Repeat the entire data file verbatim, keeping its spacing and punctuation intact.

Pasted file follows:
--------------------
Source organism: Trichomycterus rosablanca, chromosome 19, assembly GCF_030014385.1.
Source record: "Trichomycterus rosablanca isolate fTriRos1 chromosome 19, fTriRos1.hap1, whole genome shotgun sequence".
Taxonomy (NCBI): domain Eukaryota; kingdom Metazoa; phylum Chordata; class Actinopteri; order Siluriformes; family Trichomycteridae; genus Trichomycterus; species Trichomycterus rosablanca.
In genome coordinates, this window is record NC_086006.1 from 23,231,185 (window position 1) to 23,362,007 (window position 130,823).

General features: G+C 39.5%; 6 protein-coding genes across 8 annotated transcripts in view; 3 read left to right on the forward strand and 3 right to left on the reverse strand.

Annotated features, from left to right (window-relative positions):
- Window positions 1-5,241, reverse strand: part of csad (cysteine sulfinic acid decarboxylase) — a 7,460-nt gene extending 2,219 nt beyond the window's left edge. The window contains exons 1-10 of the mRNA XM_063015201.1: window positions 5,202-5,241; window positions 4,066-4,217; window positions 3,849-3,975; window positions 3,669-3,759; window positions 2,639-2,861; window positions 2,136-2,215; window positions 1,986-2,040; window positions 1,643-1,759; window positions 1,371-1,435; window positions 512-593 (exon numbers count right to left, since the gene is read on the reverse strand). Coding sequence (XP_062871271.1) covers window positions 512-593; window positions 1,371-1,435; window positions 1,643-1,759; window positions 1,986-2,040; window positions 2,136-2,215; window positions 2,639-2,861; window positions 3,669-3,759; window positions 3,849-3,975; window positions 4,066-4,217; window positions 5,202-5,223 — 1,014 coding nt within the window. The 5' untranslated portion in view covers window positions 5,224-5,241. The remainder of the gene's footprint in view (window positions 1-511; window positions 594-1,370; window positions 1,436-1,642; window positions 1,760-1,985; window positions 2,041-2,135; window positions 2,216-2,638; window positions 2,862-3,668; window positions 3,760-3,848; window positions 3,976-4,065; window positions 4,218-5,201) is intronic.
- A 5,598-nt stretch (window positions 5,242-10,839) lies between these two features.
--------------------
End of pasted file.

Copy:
Source organism: Trichomycterus rosablanca, chromosome 19, assembly GCF_030014385.1.
Source record: "Trichomycterus rosablanca isolate fTriRos1 chromosome 19, fTriRos1.hap1, whole genome shotgun sequence".
Taxonomy (NCBI): domain Eukaryota; kingdom Metazoa; phylum Chordata; class Actinopteri; order Siluriformes; family Trichomycteridae; genus Trichomycterus; species Trichomycterus rosablanca.
In genome coordinates, this window is record NC_086006.1 from 23,231,185 (window position 1) to 23,362,007 (window position 130,823).

General features: G+C 39.5%; 6 protein-coding genes across 8 annotated transcripts in view; 3 read left to right on the forward strand and 3 right to left on the reverse strand.

Annotated features, from left to right (window-relative positions):
- Window positions 1-5,241, reverse strand: part of csad (cysteine sulfinic acid decarboxylase) — a 7,460-nt gene extending 2,219 nt beyond the window's left edge. The window contains exons 1-10 of the mRNA XM_063015201.1: window positions 5,202-5,241; window positions 4,066-4,217; window positions 3,849-3,975; window positions 3,669-3,759; window positions 2,639-2,861; window positions 2,136-2,215; window positions 1,986-2,040; window positions 1,643-1,759; window positions 1,371-1,435; window positions 512-593 (exon numbers count right to left, since the gene is read on the reverse strand). Coding sequence (XP_062871271.1) covers window positions 512-593; window positions 1,371-1,435; window positions 1,643-1,759; window positions 1,986-2,040; window positions 2,136-2,215; window positions 2,639-2,861; window positions 3,669-3,759; window positions 3,849-3,975; window positions 4,066-4,217; window positions 5,202-5,223 — 1,014 coding nt within the window. The 5' untranslated portion in view covers window positions 5,224-5,241. The remainder of the gene's footprint in view (window positions 1-511; window positions 594-1,370; window positions 1,436-1,642; window positions 1,760-1,985; window positions 2,041-2,135; window positions 2,216-2,638; window positions 2,862-3,668; window positions 3,760-3,848; window positions 3,976-4,065; window positions 4,218-5,201) is intronic.
- A 5,598-nt stretch (window positions 5,242-10,839) lies between these two features.